If you think that men do not starve and follow diet chart, you are mistaken. A recent study by health experts shows increasing cases of anorexia among men. Clearly, it is no longer a woman's disease.
"Anorexia is an illness that describes an eating disorder exemplified by low body weight and body image distortion with an obsessive fear of gaining weight. Individuals with anorexia are known to control body weight commonly through the means of voluntary starvation, excessive exercise or other weight control measures such as diet pills or drugs and today it has become more common in men," says Radhika Roy, general physician.
"Last week I had more male referrals for anorexia than women. I would say this has been increasing steadily in the past two or three years," says a leading eating disorder expert.
A research found that the number of men treated for anorexia had increased by 67 per cent in the past five years and men now account for between five to 10 per cent of all eating disorder suffererers.
"Mainly the increase has been in teenage boys," says Radhika.
Men are more likely to be diagnosed as suffering depression with associated appetite changes than receive a primary diagnosis of an eating disorder. "The hidden problem of eating disorders in men is cultural. Women tend to discuss emotions and psychological problems more than men. Anorexia is perceived as a woman's problem but it has become universal now. Stressing that most of the cases go unreported, experts claim that male anorexia has become an unrecognized spiraling epidemic as men as well as women are bombarded with images of the ideal body," says an expert.
"The rise in male anorexia actually masks a much bigger problem because men traditionally are less likely to seek help. There has been a rise in focus on body aesthetics and that's affecting men as well," says dietician Neha Aggarwal.
Neha Gupta, Eating Disorder specialist. says there are various treatments for anorexia:
Individual psychotherapy: This is the most important treatment for anorexia nervosa, especially for people who are beyond adolescence and who are not living at home. Individual therapy provides a safe place to learn how to identify concerns, solve problems, overcome fears, and test new skills.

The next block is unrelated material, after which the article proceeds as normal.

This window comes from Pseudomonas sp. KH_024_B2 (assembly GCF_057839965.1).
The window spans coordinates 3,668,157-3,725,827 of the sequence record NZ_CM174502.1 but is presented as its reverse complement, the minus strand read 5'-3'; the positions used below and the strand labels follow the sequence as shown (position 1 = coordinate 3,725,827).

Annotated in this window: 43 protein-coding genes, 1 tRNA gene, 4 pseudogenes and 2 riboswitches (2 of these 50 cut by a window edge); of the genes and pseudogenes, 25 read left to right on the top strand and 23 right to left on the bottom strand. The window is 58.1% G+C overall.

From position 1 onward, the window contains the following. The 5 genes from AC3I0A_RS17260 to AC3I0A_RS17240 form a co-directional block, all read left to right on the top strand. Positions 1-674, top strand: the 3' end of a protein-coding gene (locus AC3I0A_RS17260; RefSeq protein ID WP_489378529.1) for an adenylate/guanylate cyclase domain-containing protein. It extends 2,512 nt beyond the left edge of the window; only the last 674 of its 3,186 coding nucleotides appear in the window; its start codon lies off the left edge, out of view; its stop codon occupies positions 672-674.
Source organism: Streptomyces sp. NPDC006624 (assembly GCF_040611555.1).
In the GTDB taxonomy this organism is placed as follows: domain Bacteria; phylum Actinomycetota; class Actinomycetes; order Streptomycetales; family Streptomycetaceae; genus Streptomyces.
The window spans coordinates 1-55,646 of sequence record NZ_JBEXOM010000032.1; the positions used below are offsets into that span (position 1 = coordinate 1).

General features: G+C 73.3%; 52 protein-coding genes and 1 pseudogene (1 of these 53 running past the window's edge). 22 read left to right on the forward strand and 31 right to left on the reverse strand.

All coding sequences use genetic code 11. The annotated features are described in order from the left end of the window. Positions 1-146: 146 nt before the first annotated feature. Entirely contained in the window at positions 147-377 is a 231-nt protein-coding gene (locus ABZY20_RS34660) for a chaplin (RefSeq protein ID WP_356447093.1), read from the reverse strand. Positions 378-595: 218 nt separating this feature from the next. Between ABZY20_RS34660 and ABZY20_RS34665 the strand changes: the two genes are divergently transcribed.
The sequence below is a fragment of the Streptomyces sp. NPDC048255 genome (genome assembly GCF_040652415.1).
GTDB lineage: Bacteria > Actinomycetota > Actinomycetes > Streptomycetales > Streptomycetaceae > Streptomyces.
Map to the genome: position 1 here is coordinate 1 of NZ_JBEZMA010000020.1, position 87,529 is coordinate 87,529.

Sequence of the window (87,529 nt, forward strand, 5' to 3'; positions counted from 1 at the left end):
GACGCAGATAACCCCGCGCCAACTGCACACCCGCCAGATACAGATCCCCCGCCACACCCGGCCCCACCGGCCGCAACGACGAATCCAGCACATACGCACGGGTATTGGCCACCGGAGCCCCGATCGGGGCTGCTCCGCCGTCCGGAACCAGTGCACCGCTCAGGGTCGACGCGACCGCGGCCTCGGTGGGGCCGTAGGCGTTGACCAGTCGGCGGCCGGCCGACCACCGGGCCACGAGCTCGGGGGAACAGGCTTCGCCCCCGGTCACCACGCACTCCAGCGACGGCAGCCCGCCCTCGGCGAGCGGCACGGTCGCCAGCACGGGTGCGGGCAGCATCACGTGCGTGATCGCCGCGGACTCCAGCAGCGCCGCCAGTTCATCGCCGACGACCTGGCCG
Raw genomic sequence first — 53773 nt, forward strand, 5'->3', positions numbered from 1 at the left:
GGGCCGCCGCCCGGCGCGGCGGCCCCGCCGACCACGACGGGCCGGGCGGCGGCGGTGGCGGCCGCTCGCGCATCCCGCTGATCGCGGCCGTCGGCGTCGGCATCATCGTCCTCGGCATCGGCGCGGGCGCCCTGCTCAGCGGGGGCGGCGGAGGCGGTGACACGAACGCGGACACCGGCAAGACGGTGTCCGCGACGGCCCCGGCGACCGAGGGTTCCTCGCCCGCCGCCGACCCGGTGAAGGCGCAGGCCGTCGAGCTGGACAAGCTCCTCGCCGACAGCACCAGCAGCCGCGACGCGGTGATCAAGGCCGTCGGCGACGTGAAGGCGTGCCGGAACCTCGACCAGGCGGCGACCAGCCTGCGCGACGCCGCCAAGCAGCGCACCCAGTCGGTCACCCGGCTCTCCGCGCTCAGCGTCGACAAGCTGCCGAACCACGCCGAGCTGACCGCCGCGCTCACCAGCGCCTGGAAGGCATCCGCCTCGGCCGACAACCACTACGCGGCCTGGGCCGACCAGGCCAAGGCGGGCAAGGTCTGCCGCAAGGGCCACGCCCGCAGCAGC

Behavioral approaches can help to develop healthy ways of thinking and patterns of behavior, particularly with food and relationships.
Group therapy: It can play an important role as part of hospital treatment, partial hospitalization or intensive day treatment. There are many different types of groups, each with different goals and orientations. Some groups are task-oriented and may focus on food, eating, body image, interpersonal skills, and vocational training. Other groups are aimed at understanding the psychological factors that may have led to the development and maintenance of the disorder.
o 2 -3 percent of males diet all the time or more than ten times a year
o 5-14 percent of males deliberately vomit after eating
o 12-21 percent had a history of binge eating Signs of Anorexics
o Headaches, dizziness or fainting
o Frequently feeling cold Less food-intake
o Pretending to eat or lying about the amount they eat
o Exercising obsessively
o Vomiting after meals
o May include frequent use of laxatives
o Severe weight loss
o Being obsessed with weight and appearance
o Depression or moodiness
o Fatigue or lethargy
o Withdrawal from social situations
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